ANNAPOLIS -- For 3 1/2 hours yesterday, State House veterans two-stepped and glided and spun rhetorically over the issue in front of them -- a perception, they said, that lobbyists and lawmakers are locked in a tango of corruption.
And then freshman Delegate John S. Morgan, R-Howard, took over for a moment that he seemed to regret later.
Addressing Alan M. Rifkin, a lawyer-lobbyist from Baltimore, Mr. Morgan asked if Mr. Rifkin thought lobbyists in Annapolis had ever promised campaign contributions to legislators in exchange for votes on bills of importance to their clients.
"I can't imagine it has occurred," Mr. Rifkin said.
Delegate Morgan then said his own view was far less optimistic.
"I believe that Mr. Rifkin and others have done exactly that," he said, as the room fell silent.
"I think the comment is out of order," said Delegate Anne S. Perkins, D-Baltimore, chairwoman of the House Committee on Constitutional and Administrative Law.
"Thank you, madame chairwoman," Mr. Rifkin said as he left the committee's witness table.
Delegate Morgan did have more to say later.
"My statement was not directed solely at Alan Rifkin but at lobbying in Annapolis, which has brought up a lot of conflicts which shouldn't be there. I would apologize to Alan if there was any insinuation that he as an individual was involved in illegal activities," he said.
Later still, Mr. Morgan said his statement in the committee roomwas "inaccurate."
Mr. Rifkin said afterward, "I think the heat of the moment got to the delegate."
The initial exchange came near the end of marathon testimony on a dozen or more bills that seek to deal with what virtually every speaker called a "perception" -- of financial relationships between legislators and lobbyists that might undermine the political system.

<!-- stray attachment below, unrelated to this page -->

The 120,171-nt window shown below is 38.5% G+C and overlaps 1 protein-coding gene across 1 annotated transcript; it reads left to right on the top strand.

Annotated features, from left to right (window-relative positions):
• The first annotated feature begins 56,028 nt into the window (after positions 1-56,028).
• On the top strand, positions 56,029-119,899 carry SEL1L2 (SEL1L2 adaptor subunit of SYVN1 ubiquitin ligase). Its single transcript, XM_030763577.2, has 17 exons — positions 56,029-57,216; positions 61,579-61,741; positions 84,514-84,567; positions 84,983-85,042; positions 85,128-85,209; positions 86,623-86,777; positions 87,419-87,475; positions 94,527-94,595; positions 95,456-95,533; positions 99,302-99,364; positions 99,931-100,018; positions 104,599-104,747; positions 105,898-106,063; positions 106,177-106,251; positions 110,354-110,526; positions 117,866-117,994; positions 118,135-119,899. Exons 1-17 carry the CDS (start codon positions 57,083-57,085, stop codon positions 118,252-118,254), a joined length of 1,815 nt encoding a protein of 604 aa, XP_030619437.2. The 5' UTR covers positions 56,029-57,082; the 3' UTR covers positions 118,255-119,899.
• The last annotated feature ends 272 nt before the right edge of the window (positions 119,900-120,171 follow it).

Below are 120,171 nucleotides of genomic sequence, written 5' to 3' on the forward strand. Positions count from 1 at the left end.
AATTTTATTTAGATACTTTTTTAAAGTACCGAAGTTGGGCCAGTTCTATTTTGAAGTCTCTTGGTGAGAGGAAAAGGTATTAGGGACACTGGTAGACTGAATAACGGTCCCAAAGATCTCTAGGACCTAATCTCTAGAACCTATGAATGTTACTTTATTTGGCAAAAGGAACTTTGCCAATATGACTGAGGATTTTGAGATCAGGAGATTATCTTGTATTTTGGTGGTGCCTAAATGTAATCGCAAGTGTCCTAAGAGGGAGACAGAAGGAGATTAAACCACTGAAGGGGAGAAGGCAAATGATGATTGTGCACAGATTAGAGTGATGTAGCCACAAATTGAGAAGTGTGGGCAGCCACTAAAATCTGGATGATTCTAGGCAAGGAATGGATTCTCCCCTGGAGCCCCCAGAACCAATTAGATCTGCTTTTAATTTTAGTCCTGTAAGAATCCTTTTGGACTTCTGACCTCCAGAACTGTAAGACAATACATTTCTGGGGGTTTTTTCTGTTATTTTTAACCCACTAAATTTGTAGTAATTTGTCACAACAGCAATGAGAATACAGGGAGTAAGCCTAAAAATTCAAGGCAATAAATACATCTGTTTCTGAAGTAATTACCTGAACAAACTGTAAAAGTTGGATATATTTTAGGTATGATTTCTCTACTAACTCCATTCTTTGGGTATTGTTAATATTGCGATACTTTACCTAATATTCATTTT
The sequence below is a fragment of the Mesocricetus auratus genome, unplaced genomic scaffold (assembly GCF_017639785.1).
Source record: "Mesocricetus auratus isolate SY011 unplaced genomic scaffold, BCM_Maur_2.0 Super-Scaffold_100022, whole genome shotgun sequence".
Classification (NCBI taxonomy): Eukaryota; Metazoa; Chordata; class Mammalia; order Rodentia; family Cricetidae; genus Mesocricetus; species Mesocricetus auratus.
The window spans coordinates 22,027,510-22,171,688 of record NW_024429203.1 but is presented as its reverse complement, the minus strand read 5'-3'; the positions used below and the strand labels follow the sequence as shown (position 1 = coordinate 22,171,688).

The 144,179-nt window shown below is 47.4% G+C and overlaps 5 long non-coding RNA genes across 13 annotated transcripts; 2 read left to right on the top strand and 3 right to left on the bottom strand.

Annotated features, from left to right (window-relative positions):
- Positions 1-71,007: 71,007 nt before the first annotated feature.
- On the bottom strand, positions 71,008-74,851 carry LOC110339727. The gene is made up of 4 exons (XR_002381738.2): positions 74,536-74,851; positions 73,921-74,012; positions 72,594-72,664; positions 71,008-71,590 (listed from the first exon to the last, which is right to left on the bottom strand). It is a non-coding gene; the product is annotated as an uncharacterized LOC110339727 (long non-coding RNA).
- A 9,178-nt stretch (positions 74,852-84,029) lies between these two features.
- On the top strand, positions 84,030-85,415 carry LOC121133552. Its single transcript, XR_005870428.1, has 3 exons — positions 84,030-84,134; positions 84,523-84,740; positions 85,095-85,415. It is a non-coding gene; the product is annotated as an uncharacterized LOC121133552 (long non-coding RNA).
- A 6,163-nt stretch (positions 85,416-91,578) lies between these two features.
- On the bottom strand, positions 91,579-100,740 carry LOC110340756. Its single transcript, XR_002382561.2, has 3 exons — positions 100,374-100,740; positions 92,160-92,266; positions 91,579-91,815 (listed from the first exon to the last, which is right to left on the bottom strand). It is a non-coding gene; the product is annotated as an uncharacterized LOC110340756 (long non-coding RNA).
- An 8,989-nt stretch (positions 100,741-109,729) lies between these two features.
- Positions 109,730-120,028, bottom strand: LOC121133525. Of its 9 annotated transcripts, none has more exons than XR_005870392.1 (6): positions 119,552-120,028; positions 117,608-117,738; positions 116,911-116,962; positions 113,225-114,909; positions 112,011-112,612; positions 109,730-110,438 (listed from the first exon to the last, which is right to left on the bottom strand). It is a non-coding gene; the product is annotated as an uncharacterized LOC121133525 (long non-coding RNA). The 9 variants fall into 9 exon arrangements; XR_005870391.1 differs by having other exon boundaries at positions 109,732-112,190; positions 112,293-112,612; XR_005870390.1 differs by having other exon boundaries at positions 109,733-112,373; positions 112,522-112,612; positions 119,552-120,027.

Attorney General J. Joseph Curran Jr. urged the House committee to act favorably on the legislation.
The bills given a hearing yesterday -- several of them accorded a good chance of passage because they are sponsored by House Speaker R. Clayton Mitchell Jr. and Senate President Thomas V. Mike Miller Jr. -- would restrict and in some cases outlaw participation of lobbyists in managing political action committees in other forms of fund raising.
Mr. Curran, who served in the House of Delegates and in the state Senate, had a warning for the delegates:
"You should take cognizance that when [lobbyists] are making these large sums of money doing your work and our work, it leads to a damaging perception." For the most part, he suggested, lobbyists are not providing information unavailable to legislators and their staff members. Sever the link, he suggested.
What the voters want, said Delegate James F. Ports Jr., R-Baltimore County, is to know that "we can't be bought and the lobbyists can't buy our votes."
Yesterday's testimony demanded an understanding of terms peculiar to the business of putting together money to help elect politicians. They include "bundling" (the assembling of contributions by a single industry representative to maximize the power of the contributions), "transfers" (moving contributions from PACs or from candidates with big treasuries to less well-financed allies), "corporate speech" (the U.S. Supreme Court has ruled that campaign contributions are corporate speech and therefore constitutionally protected) and "independent expenditures" (money spent on behalf of a candidate without actually being contributed to that candidate; often, this is money spent by individuals or groups who have "maxed out" -- contributed all that the law allows.)
The parade of converts to the cause of reform -- or revision, as he preferred to call it -- was led by Mr. Mitchell. In recent years, Mr. Mitchell had ordered the death of similar bills in committee, saying the time for change had not arrived. This time, he had come to praise the bills, not to bury them.
Several other organizations, including Maryland Business for Responsive Government, said they, too, had been persuaded that the perception of unhealthy alliances between money and votes demanded change. But the business group says the bills would be improved if the limits on a single PAC's contributions were raised to $10,000 from the $8,000 proposed by Mr. Mitchell.
Maryland Common Cause proposed a limit of $4,000 -- and said anything higher would sustain the perception that money drives politics.